When the weather outside is frightful, why not have a day indoors making delightful Christmas crafts with your kids? It's the perfect way to pass the time in the upcoming school holidays - when the countdown to the big day dominates every conversation!
Get making with little wooden houses that can easily become home to lost teeth or found treasures. Decorate with paint, pens, stickers or gems. Give them to best friends or keep them for yourself.
They make a perfect stocking filler too - if you can sneak them past your kids! (I failed!)
If you've got some presents to wrap harness your helpers! Start out with some plain brown parcel paper and let them personalise it with self-inking stamps - you could even add some sparkly stickers.
Monday, 15 December 2014
Monday, 8 December 2014
Recently I picked up an Achilles injury and had to face the fact that the high-impact workouts that I normally enjoy (such as running and Body Combat classes) would have to be put on hold until I was back to full strength. The easiest thing to do would have been to throw a massive strop and give up altogether - busying myself with the multitude of Christmassy responsibilities I currently have on my Things To Do List. And don't think I wasn't tempted! Instead though I headed off for a gym assessment and got myself a new little workout using a stationary bike and rower for fat-burning, with lots of free weight routines to cover the strength and toning side of things too.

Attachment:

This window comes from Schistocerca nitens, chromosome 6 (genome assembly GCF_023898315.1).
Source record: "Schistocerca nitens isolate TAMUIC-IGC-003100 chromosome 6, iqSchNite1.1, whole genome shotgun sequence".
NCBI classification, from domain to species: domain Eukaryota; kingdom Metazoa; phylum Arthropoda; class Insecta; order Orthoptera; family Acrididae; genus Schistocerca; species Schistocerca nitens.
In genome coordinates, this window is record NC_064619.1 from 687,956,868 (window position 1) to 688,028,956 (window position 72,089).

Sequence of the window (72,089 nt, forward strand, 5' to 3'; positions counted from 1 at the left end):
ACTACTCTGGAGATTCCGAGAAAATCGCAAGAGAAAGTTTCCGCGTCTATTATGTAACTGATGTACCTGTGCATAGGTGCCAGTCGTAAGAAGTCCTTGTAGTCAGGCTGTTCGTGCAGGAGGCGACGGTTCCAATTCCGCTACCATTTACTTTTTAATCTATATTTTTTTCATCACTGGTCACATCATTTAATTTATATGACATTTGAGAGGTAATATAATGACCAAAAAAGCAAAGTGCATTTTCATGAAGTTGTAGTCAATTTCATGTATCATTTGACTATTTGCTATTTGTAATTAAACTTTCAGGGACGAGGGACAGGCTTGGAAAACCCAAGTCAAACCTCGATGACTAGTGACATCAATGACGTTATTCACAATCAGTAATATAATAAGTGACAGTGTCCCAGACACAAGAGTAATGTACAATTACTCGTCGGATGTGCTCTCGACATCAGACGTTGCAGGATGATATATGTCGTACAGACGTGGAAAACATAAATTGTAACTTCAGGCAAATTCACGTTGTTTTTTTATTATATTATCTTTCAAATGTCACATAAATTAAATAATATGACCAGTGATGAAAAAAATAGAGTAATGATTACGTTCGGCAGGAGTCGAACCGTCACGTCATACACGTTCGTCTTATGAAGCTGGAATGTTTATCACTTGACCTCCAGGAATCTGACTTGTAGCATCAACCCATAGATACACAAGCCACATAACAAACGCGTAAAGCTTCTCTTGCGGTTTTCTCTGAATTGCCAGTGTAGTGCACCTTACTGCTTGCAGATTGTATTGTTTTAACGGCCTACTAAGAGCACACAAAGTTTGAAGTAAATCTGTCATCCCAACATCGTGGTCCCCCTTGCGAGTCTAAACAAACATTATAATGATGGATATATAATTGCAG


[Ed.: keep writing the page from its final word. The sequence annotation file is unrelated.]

Monday, 1 December 2014
If you've spent the whole year being healthy then the festive period can prove a bit of a shock to the system - and derail your fitness journey completely. But everyone deserves a little break - and it's not all bad. Here's my way of looking at it...
|Image courtesy of imagerymajestic at FreeDigitalPhotos.net|
Festive fareNow I'm not going to lie to you, mince pies are not a health food. They contain sugar and fat. And they taste good too. Moderation is of course the key (now, where did I put it?) But not all Christmas nibbles need be sent to the naughty step. How about nuts? Full of protein, vitamins, fibre and minerals they are a powerhouse of nourishment. My personal fave, almonds, are high in vitamin E, which is great for your skin, while within its own skin you'll find heart-protecting flavonoids. Meanwhile Brazils are rich in the mineral selenium, which aids thyroid function and supports immunity, and walnuts are rich in omega-3, which can help prevent heart disease and stroke, and also contain cancer-fighting antioxidants.
Then there's the traditional turkey, which like all meat, is a a rich source of protein (plus white meat like poultry typically has less fat that dark meat, cook skinless for an even lower fat option). It is also a source of iron, zinc, potassium and phosphorus and contains vitamin B6 and niacin, essential for producing energy. Turkey also contains the amino acid tryptophan, which helps to strengthen the immune system, and selenium, which is essential for thyroid hormone metabolism. Winner, winner Christmas dinner.